Note to any woman considering her dressing plans as we approach the party season: the single most suggestive body part to flash these days is not cleavage (despite what those Victoria’s Secret angels say), not legs and not even the slices of side that certain fashion designers are pushing with their weird cut-out dresses. No, it’s a well-muscled arm. Stockings have nothing on biceps when it comes to shocking.

What’s been happening over the last two weeks? What’s the news we can use? Here are my top three recent titbits — the ones that at first glance don’t seem so important, but on second look have outsize implications, from NY Fashion Week’s first casuality to Prada’s new super-expensive perfume, and the rise of the magazine brand as star.
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Let’s be honest: Rebekah Brooks, ex-CEO of News International UK brought down by the phone hacking scandal, does not have a great image – and I’m not just talking about her executive style. The riot of red hair with which she is closely associated, combined with her tendency to wear black, landed her on the cover of Private Eye recently with the title, “Salem Witch Trial”. But today a new movie bowed, to pretty rapturous reviews, that may do a surprising amount to change perception. Read more

Recently, a woman in the midst of a career change came to see me. This former banker, who took time off to get married and have children, was on the verge of beginning a new life in the high-end fragrance business. Her launch product is a limited edition perfume called “Tiara” that will sell for $1,200 and features particularly glitzy packaging: nestling inside a white resin box is a glass vial shaped like a cupcake, “crowned” by a special silvery top studded with sapphire blue Swarovski ovals. The look was, she said, inspired by the late Princess Diana’s engagement ring, as now worn by the Duchess of Cambridge.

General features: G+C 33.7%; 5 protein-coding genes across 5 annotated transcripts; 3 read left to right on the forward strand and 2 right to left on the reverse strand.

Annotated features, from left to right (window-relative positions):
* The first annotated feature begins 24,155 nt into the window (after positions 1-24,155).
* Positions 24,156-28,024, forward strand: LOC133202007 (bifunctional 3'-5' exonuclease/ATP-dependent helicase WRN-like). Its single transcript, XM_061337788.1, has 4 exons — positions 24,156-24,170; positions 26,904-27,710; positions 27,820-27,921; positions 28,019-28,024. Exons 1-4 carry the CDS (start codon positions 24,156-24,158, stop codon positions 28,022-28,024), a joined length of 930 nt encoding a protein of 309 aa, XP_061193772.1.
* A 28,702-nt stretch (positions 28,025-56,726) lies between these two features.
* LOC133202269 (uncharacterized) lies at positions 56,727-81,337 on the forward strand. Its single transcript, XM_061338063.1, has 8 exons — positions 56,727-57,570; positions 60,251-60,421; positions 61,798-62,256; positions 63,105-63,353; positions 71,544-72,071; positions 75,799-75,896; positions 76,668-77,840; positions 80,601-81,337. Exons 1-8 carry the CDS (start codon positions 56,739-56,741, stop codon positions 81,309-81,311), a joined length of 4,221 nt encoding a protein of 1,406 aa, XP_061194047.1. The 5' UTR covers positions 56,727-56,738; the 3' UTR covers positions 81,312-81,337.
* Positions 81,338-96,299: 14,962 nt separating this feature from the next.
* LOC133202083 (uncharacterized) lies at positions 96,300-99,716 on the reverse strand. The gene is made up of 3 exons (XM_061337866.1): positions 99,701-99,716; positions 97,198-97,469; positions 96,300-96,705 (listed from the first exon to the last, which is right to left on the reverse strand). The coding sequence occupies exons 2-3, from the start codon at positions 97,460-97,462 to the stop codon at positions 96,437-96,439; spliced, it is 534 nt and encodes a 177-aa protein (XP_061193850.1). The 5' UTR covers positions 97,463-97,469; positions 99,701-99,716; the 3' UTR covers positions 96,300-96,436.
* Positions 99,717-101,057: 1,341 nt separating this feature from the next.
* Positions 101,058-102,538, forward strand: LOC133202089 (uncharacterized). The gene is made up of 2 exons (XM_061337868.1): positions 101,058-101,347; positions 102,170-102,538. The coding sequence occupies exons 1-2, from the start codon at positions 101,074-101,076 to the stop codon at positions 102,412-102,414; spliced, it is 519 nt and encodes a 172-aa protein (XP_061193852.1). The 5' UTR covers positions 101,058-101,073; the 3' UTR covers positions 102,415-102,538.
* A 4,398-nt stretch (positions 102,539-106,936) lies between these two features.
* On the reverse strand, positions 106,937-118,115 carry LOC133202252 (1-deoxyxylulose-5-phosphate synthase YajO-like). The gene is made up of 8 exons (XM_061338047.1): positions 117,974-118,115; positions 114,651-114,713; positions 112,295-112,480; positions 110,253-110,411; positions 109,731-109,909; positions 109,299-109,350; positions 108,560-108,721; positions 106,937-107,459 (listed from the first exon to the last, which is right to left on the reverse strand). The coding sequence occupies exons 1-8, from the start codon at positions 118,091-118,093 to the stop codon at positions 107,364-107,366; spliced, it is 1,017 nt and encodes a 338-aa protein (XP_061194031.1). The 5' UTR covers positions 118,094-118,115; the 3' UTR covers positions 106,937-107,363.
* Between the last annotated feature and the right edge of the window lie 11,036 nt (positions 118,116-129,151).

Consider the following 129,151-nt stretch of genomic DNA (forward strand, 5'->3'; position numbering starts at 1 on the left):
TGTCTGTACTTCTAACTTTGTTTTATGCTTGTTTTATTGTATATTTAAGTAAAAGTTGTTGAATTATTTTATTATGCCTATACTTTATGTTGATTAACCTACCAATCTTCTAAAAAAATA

And so Apple is getting the final ingredient in the arsenal of a luxury brand: a fragrance. Admittedly, it wasn’t developed by the company itself; it was commissioned from a scent manufacturer called Air Aroma by an Australian art collective called Greatest Hits as part of a gallery installation. Still, it pretty much confirms what we already knew about that brand: that it has transcended tech to become part of an individual’s socio-political identity — and hence open to artistic commentary. Now, what’s Apple going to do about it? After all, it may sound conceptual, but I think it has quite powerful real-world applications.  Read more

In a week of big American political news, from Rick Santorum’s campaign “suspension” to the furore over a comment from a democratic strategist over Ann Romney’s stay-at-home Mom-dom, one piece of new has, at least on-line, almost trumped them all: the bombshell revelation, in a piece in American Elle, that Hillary Clinton’s staff is secretly horrified at her penchant for hair scrunchies. If anyone wants to debate whether or not appearance matters when it comes to politics, I think the viral reaction to this information, which was buried in a much longer, non-fashion profile, pretty much answers the question.
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Years in fashion have taught me never to use the phrase “You can’t be serious”. I’ve learned, for example, that saying, “Patrick Thomas, chief executive of Hermès, you can’t seriously expect someone to buy that €1.5m diamond-covered gold handbag?” will prompt both a pleased grin and the perplexed response, “Yes, of course, why not?” And I’ve learnt that noting how all the models in a catwalk show have been reimagined as birds and transformed with moulded headpieces, and how the designer can’t be serious about expecting any woman to wear that, only means that said look is more than likely to appear on Rihanna a few weeks later.

The freezing winter winds are now upon us, which means fashion’s spring/summer ad campaigns are about to launch, and the excited sneak peek emails have been coming thick and fast. The most recent comes from the house of Dior, who have signed Mila Kunis, the 28 year old actress from Black Swan, as their new “face.” Here’s my first reaction (and I liked her as an actress): groan.